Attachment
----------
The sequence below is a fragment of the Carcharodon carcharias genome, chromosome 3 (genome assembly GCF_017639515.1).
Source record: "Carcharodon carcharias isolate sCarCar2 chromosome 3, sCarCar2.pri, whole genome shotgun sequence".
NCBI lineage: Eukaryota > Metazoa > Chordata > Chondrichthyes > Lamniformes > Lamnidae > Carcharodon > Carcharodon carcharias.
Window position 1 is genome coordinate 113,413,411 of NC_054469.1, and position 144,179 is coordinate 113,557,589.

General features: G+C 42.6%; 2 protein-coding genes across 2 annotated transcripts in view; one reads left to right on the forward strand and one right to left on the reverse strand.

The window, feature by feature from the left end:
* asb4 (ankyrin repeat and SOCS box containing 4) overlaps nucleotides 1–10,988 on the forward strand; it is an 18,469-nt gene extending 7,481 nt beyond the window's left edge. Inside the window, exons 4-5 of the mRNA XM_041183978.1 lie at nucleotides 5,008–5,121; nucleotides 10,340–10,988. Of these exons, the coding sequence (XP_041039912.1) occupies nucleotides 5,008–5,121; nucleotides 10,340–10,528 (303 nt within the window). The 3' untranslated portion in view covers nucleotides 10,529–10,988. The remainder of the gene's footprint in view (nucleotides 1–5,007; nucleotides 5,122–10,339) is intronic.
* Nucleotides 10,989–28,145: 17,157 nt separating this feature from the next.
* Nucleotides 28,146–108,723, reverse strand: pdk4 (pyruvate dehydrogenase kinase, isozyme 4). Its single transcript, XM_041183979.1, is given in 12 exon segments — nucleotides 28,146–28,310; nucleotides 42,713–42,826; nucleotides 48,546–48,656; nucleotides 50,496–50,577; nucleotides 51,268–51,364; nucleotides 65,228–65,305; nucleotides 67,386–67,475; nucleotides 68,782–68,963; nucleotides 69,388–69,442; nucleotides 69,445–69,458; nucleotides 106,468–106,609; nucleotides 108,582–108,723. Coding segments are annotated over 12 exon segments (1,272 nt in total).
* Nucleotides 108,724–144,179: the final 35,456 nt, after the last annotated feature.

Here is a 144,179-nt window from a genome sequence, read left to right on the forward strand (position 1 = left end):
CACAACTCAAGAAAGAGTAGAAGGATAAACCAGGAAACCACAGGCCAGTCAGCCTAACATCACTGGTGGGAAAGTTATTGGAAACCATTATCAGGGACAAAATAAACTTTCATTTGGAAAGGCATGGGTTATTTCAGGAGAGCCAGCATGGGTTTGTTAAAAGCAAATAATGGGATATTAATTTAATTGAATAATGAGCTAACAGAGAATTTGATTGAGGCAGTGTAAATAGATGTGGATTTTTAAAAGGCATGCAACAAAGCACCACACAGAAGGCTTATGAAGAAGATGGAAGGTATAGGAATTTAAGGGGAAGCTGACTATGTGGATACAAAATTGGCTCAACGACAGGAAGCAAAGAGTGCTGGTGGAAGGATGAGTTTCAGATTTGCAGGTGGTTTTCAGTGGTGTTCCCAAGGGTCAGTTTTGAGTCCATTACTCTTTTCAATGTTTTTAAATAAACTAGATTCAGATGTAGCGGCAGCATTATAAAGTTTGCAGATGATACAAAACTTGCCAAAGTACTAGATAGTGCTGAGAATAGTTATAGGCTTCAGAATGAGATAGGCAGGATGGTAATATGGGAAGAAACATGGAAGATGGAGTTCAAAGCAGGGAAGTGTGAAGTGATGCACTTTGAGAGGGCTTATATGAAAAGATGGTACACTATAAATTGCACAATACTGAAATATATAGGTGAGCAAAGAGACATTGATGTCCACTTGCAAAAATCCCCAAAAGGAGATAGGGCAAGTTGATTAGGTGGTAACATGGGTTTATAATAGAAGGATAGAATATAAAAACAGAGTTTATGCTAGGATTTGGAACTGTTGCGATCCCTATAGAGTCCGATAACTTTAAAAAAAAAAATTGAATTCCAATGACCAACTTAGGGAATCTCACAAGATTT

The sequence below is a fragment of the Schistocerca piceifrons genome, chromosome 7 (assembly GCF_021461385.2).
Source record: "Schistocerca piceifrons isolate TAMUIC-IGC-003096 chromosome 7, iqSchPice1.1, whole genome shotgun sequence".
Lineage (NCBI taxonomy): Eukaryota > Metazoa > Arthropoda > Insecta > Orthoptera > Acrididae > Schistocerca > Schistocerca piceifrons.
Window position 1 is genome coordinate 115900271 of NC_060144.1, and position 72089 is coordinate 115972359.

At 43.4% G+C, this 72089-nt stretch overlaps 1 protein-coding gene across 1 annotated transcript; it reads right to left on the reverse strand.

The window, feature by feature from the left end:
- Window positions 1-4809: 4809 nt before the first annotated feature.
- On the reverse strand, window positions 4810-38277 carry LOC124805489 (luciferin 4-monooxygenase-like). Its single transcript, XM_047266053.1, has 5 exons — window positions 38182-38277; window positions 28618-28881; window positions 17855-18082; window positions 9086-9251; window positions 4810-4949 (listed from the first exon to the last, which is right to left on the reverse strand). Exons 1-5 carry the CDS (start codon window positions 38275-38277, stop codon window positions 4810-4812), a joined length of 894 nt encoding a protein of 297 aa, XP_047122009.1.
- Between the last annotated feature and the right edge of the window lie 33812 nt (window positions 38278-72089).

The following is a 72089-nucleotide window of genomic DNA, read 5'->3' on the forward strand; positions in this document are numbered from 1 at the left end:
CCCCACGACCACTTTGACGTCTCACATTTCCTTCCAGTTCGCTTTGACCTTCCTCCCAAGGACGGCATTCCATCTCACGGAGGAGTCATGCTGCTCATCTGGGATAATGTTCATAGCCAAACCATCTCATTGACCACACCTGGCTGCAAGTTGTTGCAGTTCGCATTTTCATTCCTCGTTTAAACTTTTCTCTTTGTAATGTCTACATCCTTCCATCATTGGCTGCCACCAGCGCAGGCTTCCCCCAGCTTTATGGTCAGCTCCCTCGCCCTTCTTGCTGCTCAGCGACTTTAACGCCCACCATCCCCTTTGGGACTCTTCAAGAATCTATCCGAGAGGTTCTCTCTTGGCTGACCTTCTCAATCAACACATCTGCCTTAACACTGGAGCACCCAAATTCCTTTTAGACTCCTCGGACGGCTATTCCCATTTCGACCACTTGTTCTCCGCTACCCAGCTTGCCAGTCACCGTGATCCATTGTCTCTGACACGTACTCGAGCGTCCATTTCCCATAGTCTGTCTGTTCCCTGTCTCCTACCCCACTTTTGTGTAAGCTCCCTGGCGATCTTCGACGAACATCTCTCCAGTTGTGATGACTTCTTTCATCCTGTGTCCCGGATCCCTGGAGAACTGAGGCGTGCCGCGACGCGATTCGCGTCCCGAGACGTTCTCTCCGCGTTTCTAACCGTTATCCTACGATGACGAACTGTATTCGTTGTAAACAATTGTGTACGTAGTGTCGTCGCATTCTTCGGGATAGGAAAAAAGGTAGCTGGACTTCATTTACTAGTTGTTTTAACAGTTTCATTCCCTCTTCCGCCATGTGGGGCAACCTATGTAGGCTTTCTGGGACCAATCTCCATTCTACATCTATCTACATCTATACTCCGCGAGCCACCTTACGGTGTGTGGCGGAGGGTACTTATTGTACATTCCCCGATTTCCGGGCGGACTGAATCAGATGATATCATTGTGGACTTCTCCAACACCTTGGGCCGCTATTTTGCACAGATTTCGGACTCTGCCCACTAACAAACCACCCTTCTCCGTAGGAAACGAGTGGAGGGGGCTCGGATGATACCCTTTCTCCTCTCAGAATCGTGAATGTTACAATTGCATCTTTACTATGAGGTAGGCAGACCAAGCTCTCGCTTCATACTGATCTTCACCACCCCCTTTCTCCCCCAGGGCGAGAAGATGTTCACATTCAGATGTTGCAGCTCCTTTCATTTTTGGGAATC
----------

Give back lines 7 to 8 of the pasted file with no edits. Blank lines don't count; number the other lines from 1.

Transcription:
* asb4 (ankyrin repeat and SOCS box containing 4) overlaps nucleotides 1–10,988 on the forward strand; it is an 18,469-nt gene extending 7,481 nt beyond the window's left edge. Inside the window, exons 4-5 of the mRNA XM_041183978.1 lie at nucleotides 5,008–5,121; nucleotides 10,340–10,988. Of these exons, the coding sequence (XP_041039912.1) occupies nucleotides 5,008–5,121; nucleotides 10,340–10,528 (303 nt within the window). The 3' untranslated portion in view covers nucleotides 10,529–10,988. The remainder of the gene's footprint in view (nucleotides 1–5,007; nucleotides 5,122–10,339) is intronic.
* Nucleotides 10,989–28,145: 17,157 nt separating this feature from the next.